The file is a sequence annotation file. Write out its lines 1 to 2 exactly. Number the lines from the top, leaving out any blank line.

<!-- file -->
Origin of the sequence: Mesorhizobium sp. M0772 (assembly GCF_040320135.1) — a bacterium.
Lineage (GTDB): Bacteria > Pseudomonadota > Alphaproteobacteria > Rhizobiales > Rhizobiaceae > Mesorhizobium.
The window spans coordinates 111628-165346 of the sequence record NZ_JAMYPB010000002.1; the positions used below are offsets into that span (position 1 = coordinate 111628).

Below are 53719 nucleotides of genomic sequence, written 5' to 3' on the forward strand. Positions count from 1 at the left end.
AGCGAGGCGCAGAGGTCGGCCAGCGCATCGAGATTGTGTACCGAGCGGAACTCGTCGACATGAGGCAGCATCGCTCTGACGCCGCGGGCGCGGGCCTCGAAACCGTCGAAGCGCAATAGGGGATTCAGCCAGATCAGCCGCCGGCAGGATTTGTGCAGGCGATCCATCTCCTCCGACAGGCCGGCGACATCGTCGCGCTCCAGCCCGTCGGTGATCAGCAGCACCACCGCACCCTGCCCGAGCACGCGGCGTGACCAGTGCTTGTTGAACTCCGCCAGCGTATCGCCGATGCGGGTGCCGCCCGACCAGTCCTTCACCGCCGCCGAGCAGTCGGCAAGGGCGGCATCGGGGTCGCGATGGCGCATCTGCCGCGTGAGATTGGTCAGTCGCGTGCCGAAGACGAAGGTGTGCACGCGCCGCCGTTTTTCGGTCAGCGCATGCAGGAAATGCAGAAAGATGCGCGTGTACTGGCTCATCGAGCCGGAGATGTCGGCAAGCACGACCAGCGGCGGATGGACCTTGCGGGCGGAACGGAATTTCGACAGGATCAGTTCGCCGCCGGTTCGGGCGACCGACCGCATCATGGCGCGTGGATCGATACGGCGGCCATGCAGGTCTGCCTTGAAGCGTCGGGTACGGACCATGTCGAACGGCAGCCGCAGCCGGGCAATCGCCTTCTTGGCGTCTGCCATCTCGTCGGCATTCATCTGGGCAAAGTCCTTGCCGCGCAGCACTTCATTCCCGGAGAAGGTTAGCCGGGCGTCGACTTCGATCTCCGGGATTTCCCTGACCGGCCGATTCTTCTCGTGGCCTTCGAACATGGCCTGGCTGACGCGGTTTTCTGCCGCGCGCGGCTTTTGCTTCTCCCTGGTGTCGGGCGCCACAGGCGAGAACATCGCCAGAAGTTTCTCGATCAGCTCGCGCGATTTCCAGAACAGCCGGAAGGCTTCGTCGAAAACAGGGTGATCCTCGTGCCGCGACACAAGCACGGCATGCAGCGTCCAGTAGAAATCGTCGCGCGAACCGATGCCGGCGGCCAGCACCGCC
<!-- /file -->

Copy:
Origin of the sequence: Mesorhizobium sp. M0772 (assembly GCF_040320135.1) — a bacterium.
Lineage (GTDB): Bacteria > Pseudomonadota > Alphaproteobacteria > Rhizobiales > Rhizobiaceae > Mesorhizobium.